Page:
There hasn’t really been much to write about over the last several months. This is, of course, a great thing. The routines of normal living of life are the ideal for anyone fighting or living with any kind of cancer. So pretty much any significant non-cancer event in life is a cause for celebration 🙂 Working from home is one of those events.
Shortly after starting with Shaw Communications, they began offering new positions for staff looking for working from home. with many years experience working from home in the past and familiar with what isolated working is like, I was comfortable applying for a working from home position. My first attempt failed, but I kept applying hoping that the opportunity would eventually find its way to me. It did. April 20 I learned that I made home based agent. Very cool.
“Shaw is a very progressive-minded company”
Shaw is a very progressive-minded company, not just in products and technology, but also in customer and employee relations. The home-based agent program is just one of the many opportunities the company champions. Working from home means different things to different people. For me, it means not having to commute 30 miles each way each day and the ongoing expenses associated with that, both financially and in time away from home. For most, that is enough.
My want, however, goes even further than that; and deeper. With this urostomy pouch glued to my abdomen, there are constant concerns associated with it. In the office, I try to find a computer and pod closest to the washroom. Through the day, I am constantly checking the bag to make sure it doesn’t get too full. When it reaches the point where it needs emptying, I have to get to the washroom as soon as possible. It isn’t flexible; there is no fudging full – there are none of the natural sensations of a real bladder as an indicator nor that flexibility. It is a manually monitored situation. The trip to the bathroom is always a little tense. The ever-present risk of it failing, falling off, or leaking, with the inevitable resulting mess. It is a level of anxiety that is now gone.
“Working from home will greatly help with monitoring the urostomy”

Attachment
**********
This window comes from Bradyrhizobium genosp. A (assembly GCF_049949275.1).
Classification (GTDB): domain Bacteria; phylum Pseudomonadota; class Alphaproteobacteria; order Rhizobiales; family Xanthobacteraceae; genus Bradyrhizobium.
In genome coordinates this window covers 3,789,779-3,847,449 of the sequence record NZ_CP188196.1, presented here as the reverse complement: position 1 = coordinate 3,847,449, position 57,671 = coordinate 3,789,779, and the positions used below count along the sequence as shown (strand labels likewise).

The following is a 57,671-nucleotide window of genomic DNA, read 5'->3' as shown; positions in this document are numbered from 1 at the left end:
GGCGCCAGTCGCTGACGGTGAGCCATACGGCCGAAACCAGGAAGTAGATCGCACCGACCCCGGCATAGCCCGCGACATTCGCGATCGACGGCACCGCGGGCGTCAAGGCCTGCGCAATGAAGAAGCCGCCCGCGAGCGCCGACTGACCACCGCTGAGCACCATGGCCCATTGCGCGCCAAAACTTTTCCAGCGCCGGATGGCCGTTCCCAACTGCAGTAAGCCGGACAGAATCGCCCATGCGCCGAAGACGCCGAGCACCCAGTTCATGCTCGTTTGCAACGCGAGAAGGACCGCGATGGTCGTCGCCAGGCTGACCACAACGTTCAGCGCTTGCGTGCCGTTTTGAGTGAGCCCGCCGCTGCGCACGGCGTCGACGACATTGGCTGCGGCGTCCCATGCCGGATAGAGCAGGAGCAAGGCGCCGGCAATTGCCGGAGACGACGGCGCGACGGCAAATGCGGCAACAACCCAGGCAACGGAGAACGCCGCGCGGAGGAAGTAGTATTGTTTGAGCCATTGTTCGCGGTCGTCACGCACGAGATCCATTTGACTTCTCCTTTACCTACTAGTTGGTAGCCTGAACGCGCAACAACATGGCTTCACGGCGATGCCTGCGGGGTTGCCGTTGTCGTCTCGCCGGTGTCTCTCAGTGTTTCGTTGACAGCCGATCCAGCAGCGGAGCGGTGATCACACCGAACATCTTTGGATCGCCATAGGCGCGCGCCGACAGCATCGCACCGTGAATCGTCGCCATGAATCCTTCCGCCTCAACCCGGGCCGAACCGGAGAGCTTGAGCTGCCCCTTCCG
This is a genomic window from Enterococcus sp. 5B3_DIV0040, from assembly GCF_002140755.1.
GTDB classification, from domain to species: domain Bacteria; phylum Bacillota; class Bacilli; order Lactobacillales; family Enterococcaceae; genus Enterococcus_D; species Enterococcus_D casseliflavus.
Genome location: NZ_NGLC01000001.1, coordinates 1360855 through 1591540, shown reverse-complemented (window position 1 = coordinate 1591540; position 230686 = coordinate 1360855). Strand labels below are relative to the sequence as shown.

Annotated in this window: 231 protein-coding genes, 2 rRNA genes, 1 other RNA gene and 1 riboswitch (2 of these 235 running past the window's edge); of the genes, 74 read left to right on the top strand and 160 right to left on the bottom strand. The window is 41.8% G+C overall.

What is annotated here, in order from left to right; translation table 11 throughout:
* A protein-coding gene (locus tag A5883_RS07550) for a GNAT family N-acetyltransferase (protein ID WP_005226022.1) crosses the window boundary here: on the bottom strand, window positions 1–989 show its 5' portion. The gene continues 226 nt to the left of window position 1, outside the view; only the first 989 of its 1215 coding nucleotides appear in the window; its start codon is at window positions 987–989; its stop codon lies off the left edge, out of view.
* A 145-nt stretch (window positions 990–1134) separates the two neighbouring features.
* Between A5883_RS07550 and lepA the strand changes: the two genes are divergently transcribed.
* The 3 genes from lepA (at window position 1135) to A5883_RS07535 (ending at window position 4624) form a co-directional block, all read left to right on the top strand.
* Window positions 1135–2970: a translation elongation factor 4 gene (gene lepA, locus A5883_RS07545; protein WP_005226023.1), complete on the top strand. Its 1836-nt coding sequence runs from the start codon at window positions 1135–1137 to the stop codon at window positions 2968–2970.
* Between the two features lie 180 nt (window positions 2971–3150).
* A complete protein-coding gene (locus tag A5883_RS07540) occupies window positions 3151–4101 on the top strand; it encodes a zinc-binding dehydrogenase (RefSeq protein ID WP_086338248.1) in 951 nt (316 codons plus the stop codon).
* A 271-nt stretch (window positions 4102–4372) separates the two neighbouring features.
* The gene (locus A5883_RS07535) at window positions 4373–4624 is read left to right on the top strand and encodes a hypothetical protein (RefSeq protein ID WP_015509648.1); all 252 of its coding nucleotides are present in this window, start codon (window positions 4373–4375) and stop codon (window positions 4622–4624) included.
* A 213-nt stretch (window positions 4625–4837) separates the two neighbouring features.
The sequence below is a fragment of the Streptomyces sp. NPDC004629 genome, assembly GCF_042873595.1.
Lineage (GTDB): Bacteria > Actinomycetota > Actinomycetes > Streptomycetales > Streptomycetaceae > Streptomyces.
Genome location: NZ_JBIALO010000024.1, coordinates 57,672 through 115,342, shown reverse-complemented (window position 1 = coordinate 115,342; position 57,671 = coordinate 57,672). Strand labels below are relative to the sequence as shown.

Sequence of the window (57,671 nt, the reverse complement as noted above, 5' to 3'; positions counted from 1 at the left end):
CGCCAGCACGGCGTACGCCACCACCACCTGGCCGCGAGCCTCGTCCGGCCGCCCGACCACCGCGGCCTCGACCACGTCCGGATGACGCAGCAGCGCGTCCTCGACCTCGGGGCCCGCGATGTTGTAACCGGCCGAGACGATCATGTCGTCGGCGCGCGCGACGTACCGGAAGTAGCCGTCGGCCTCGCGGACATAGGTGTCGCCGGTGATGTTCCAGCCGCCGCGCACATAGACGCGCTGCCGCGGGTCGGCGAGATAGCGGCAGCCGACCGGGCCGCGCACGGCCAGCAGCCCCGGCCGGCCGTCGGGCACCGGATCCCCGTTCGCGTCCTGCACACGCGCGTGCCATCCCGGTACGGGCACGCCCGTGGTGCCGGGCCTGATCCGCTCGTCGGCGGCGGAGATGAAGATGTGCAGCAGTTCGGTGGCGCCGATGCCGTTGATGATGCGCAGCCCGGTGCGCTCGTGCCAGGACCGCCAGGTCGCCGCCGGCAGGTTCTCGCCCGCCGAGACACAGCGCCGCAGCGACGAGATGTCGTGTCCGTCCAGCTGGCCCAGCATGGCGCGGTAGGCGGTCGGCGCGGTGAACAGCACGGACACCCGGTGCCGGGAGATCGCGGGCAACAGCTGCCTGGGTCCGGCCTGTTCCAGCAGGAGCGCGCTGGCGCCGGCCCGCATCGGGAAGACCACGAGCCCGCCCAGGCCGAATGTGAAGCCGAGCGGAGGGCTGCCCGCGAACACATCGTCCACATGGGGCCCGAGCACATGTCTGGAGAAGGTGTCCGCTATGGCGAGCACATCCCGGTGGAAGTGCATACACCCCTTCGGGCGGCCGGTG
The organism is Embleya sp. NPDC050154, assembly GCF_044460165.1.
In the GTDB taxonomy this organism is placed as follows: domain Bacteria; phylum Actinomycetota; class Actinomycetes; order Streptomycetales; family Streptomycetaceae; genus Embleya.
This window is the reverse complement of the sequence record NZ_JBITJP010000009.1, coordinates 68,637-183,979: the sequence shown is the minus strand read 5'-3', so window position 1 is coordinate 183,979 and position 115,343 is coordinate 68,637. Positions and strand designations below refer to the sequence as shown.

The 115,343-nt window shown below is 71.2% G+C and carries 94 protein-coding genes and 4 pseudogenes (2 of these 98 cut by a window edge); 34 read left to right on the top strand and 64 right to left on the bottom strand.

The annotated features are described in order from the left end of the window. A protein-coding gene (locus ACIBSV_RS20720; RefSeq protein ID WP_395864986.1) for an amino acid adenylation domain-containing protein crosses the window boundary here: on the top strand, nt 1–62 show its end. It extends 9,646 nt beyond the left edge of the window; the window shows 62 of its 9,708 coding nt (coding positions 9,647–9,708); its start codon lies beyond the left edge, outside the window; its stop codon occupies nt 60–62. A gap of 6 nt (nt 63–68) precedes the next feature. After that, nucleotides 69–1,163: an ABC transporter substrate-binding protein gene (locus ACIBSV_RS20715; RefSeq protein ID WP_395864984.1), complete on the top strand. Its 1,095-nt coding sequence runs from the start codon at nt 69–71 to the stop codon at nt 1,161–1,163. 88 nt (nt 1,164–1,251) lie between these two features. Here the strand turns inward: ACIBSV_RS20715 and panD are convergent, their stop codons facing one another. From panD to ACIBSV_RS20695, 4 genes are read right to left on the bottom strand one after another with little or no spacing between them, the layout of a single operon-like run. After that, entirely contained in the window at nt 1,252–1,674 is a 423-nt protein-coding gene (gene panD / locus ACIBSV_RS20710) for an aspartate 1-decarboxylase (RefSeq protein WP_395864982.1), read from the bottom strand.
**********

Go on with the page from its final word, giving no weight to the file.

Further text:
I have had the bag fail, fall off, and leak in the past. This has happened at work and at home. It is rare, but it happens and it always unpleasant. I really didn’t know how much I thought about this appliance through the day-to-day until I learned I would be working from home. The urostomy was simply a fact of life and dealt with as such. Yet, when I learned I would be working from home, it was like a huge weight left my shoulders. I didn’t realize how much it weighed on me until that moment.
At work, I have never discussed this little burden bladder cancer has left me with. That is simply something I would not do. I am feeling very grateful now for having this opportunity. It will mean being able to connect to the 2-liter bag that I use at night for sleeping during the day as well. The whole situation of having to balance working with customers and keeping an eye on the bag and timing trips to the washroom are now gone. Additionally, choosing attire for the work day has changed as well. Dressing in a way that concealed the urostomy is far less an issue. The other 20 shirts in my closet will be seeing action again. 🙂
One never knows what fates of life will occur as days go by. If I have learned anything during this journey it is to simply live. Do the best you can with what you have and keep moving forward. Live each day one at a time, but don’t lose sight of the future. Set goals; plan; dream and keep moving. What will happen will happen, adapt, and keep going. Sometimes things work out just fine.